If I ever need to list anything I turn to my favourite software OmniOutliner Pro.
The screenshot here shows the beginnings of a list of sections of a Help File I’ve been writing. The main topic: RFOs section has several subtopics, each of which has its own subtopics.
I drag and drop the lines or sections into their correct place in the outline, check the checkboxes for completed items, and can easily open or close the disclosure triangles to see just the information I require.
Not shown in the screenshot is that I can ‘hoist’ a topic to make it the focus of my attention, temporarily hiding irrelevant topics.
That’s a simple list, but one feature of OmniOutliner that I love is its flexibility. I use the Pro version so I have access to its full power. That allows the hoisting, customised styles for text and numbers, hiding text and other useful features.
If I want a quick and easy tally for numbers I use OmniOutliner rather than a spreadsheet. The screenshot here shows some fictitious financial data. I have some ‘main’ topics such as Business, Personal and Investments. Business is split down into two subtopics: Banks and Tax.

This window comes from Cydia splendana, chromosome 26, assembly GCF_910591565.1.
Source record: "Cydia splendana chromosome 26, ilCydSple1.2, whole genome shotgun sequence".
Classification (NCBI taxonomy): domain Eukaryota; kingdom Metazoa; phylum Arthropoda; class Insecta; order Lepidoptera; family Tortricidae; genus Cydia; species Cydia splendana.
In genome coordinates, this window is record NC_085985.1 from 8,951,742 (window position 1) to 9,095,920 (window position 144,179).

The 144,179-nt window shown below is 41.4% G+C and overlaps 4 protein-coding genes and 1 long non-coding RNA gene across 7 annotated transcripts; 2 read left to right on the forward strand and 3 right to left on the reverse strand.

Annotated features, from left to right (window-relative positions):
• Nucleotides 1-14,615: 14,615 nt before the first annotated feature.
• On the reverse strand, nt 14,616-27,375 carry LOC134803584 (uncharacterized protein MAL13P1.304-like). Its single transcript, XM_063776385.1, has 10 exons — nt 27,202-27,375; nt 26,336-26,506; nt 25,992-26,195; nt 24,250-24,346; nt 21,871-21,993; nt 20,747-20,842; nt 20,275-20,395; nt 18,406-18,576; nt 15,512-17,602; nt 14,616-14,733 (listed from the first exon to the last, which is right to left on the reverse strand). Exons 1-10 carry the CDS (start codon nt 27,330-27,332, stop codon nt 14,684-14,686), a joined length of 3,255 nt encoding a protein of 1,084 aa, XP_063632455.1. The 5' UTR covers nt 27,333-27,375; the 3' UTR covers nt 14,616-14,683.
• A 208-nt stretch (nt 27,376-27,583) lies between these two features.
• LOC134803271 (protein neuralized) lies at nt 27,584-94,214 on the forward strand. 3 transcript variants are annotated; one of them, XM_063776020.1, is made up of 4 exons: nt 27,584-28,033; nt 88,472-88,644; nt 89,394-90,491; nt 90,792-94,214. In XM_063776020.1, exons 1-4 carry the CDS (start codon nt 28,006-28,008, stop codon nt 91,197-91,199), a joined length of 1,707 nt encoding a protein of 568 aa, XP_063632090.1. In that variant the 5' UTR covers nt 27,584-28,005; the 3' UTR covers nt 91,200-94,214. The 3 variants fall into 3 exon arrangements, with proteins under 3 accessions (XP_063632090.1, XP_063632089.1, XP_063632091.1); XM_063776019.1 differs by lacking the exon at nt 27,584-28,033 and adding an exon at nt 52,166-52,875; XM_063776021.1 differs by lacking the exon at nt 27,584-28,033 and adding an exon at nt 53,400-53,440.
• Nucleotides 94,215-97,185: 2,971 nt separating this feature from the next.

Each topic lists income or debt such as Bank 1, Bank 2 and an amount of money for each row.
I’ve asked OmniOutliner to keep a tally of the totals in that column, so it adds the dollar amounts for each row under Banks, for example, or Taxes and gives me a grand total for each main topic. As with a spreadsheet, as soon as I adjust one figure the total automatically updates. This provides a very handy rough and ready snapshot of my financial position.
I’m hopeless at keeping a diary or journal, but I did try for a while. Again OmniOutliner was my software of choice. This file: 2008.oo3template.zip (9Kb) lists every day of 2008, by month, and numbered. I’d select the correct date and add indented rows for the activities I was tracking.
If you do engage with OmniOutliner then be sure to check out all the Applescripts available for it. It’s highly scriptable, adding tremendously to its usefulness.